Over the course of the past year, ACS was able to partner with more institutions than ever before to award a record £33,750 in educational bursaries and prizes to students throughout the UK.
This January, ACS visited Eleanor in her studio to find out more about how she is using the Studio Residency to help development of her practice and make new work ahead of her upcoming shows in 2020.
Q. How would you define your work in three words?
Silent, layered, indulgent.
Q. What does winning the ACS x Studio Residency at the City & Guilds of London Art School mean for you as an artist?
Winning the prize is a huge privilege and honour. It has provided me with the support to make the most of the opportunities which have come from the degree show. I think it is safe to say showing new work can be terrifying and exposing. Winning this award has given me a huge boost in confidence in order to establish the changes I have made to my practice in the past year.
I have returned to my studio at the Lewisham Arthouse and I am working towards projects throughout 2020. I am also at the early stages of putting together a crit programme and exhibition programme with my peer group which this award will also contribute towards. Watch this space!
Eleanor May Watson in her Lewisham Arthouse studio © ACS
Q. What medium do you mainly work with and why?
I have, until recently, been a painter of oil paintings on canvas. I chose to study at City & Guilds of London Art School in order to challenge the frameworks I had developed to make paintings. As a result, I spent most of the year making monoprints, which bridged the gap between painting and drawing. Monoprinting appeals to me for its removed, almost mechanical, intervention between the gesture and the finished image. There is also the inherent surprise of it being reversed and the delight of incidental marks.
The sensibilities of these prints tie-in with my subject matter, exploring nostalgia in hazily-lit, crackling surfaces. They have the feeling of an old photograph, which is interesting in relation to nostalgia, as these are entirely hand drawn, therefore, entirely subjective. Nostalgia is also entirely imagined, as a re-representation of the past.
I have also recently been painting in oil on small pieces of timber in order to emphasise the painting as an object. To play with the illusion of the painted depth against the solidity of the wood.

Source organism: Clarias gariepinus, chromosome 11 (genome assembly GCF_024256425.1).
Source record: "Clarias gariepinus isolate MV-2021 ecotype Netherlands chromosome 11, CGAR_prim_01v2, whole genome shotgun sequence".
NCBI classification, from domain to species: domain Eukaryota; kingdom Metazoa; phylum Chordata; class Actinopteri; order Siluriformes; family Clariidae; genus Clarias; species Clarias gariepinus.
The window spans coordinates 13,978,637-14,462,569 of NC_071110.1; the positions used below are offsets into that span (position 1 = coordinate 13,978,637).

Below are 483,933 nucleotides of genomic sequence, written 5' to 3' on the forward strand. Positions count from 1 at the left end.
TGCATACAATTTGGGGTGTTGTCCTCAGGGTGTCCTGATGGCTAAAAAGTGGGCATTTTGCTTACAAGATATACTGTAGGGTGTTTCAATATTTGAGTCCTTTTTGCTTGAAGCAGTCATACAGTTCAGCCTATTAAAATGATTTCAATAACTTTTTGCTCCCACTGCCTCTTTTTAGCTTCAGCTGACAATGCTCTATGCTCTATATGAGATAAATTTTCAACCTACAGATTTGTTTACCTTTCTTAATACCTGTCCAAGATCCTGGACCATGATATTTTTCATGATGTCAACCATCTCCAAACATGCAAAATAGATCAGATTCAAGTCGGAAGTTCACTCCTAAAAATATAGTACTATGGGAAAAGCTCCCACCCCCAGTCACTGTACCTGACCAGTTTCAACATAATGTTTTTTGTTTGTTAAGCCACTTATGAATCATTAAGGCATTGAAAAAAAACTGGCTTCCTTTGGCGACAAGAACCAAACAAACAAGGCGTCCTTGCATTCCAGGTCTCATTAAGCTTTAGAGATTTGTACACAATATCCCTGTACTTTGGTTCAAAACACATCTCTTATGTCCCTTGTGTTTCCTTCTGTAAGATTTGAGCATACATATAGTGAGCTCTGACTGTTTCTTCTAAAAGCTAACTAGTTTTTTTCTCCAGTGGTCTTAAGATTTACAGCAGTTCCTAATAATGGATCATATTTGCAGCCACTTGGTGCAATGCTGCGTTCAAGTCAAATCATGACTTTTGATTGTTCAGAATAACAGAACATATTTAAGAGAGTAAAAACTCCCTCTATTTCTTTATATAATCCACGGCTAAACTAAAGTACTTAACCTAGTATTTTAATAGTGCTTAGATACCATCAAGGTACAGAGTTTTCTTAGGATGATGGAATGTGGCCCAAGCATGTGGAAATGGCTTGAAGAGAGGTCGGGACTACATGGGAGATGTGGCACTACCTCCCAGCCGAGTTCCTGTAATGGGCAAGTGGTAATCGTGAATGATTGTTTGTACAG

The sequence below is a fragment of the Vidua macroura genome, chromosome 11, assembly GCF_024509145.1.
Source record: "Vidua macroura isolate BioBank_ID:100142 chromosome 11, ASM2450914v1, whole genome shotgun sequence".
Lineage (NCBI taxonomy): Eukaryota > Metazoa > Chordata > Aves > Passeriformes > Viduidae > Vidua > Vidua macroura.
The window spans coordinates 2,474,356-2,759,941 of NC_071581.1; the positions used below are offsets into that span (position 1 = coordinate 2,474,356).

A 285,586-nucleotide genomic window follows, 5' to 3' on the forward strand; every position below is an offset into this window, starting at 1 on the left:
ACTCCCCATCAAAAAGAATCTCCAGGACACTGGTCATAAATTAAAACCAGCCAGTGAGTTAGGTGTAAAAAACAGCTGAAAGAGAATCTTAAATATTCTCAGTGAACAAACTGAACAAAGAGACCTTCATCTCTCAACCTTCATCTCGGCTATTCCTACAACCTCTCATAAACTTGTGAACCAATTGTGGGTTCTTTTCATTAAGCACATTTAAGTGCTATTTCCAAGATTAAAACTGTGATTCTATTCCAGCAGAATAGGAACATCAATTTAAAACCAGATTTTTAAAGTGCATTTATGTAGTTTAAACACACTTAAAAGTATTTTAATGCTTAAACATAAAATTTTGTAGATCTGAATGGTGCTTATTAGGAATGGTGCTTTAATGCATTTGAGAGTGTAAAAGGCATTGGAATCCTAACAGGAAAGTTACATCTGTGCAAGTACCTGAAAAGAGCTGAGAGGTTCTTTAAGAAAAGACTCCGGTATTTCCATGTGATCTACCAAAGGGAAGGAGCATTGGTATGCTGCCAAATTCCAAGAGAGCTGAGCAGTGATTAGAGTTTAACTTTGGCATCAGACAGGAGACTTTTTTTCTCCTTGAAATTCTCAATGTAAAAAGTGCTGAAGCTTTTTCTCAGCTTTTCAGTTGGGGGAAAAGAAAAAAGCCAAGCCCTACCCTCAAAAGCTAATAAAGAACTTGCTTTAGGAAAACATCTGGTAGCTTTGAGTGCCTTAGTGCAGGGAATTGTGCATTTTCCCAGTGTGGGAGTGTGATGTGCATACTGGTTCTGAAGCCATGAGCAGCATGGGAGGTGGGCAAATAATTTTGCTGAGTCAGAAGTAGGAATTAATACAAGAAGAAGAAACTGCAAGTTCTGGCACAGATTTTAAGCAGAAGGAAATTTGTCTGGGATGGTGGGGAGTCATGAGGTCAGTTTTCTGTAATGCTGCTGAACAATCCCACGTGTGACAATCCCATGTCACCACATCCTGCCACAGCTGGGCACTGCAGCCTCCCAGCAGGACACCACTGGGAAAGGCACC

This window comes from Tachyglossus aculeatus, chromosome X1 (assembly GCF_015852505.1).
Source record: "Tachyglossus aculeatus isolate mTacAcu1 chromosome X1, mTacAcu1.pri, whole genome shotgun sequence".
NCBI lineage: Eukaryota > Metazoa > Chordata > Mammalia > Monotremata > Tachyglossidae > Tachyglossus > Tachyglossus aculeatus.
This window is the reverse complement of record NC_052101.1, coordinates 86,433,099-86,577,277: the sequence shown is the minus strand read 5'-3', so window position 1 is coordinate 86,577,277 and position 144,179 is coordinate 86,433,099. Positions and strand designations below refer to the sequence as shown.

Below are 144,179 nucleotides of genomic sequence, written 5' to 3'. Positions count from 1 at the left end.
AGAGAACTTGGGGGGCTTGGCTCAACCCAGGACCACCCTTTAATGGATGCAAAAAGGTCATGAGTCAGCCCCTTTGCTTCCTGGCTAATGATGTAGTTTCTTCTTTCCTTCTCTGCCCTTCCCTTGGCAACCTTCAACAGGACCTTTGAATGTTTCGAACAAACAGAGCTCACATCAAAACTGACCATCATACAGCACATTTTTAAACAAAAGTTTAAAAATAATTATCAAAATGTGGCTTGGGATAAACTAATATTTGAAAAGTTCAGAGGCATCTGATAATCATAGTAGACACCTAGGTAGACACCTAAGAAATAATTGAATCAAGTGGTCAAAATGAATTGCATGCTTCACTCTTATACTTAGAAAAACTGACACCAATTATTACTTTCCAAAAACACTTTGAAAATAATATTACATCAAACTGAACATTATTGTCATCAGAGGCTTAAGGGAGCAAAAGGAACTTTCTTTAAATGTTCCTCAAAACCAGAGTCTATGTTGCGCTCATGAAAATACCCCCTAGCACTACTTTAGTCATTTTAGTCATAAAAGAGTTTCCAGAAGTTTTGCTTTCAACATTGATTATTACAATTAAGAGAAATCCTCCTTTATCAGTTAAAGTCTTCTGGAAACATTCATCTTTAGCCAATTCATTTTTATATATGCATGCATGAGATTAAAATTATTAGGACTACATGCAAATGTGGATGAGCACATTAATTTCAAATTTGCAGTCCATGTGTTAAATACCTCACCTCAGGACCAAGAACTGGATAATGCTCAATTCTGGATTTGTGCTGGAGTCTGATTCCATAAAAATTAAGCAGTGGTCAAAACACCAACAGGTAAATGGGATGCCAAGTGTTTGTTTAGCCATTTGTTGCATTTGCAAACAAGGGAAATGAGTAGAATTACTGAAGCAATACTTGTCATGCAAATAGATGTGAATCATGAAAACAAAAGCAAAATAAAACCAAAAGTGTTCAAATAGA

Eleanor May Watson’s studio © ACS
Q. Where do you find most inspiration for your work?
I am continually drawn back to the English stately home: its spaces, objects, patina, palette and aesthetic. I am fascinated by the allure these spaces hold for me. I grew up visiting these houses and became obsessed with making dolls houses. My relationship with these became much more complex as my awareness of their socio-political and historical context grew.
In my studio, I return to these spaces full of romantic escape to think about beauty, indulgence, art, value, class and privilege on a personal level. On a wider scale, I am working within the enormous shadows of patriarchy, empire, and colonialism. I am interested in exploring these through layered imagery which is elusive in definitive meaning and deals with simultaneity.
Q. Take us through your working process.
I gather found photographs and photocopies from books and scatter them across my studio floor, making shifting piles of unfixed categories. Source material for the large-scale prints depend on a certain quality of light – which only partially describes the objects within the space – in order for them to ‘appear’.
For the small paintings I horde images of antiques, as though I am shopping for my childhood dolls house. I shuffle these around, cut them up, crop them, until something clicks into place; the photo reveals a potential for becoming a cypher of multiple meanings. It is important these are not definitive, but must carry many simultaneous meaning.
I feel like starting to paint is like inviting a daydream. The challenge is to inhabit that space without breaking it. There is also the movement of the material. Paint has a hypnotising ability to depict things.
Eleanor May Watson’s studio © ACS
Q. Can you remember the first work of art that you created? What was it and why was it so memorable?
Yes! I remember being at primary school and drawing a princess in a field of flowers. The princess stood in front of an easel and was painting a self-portrait. I don’t know why she was royal? And blonde!? I blame social conditioning.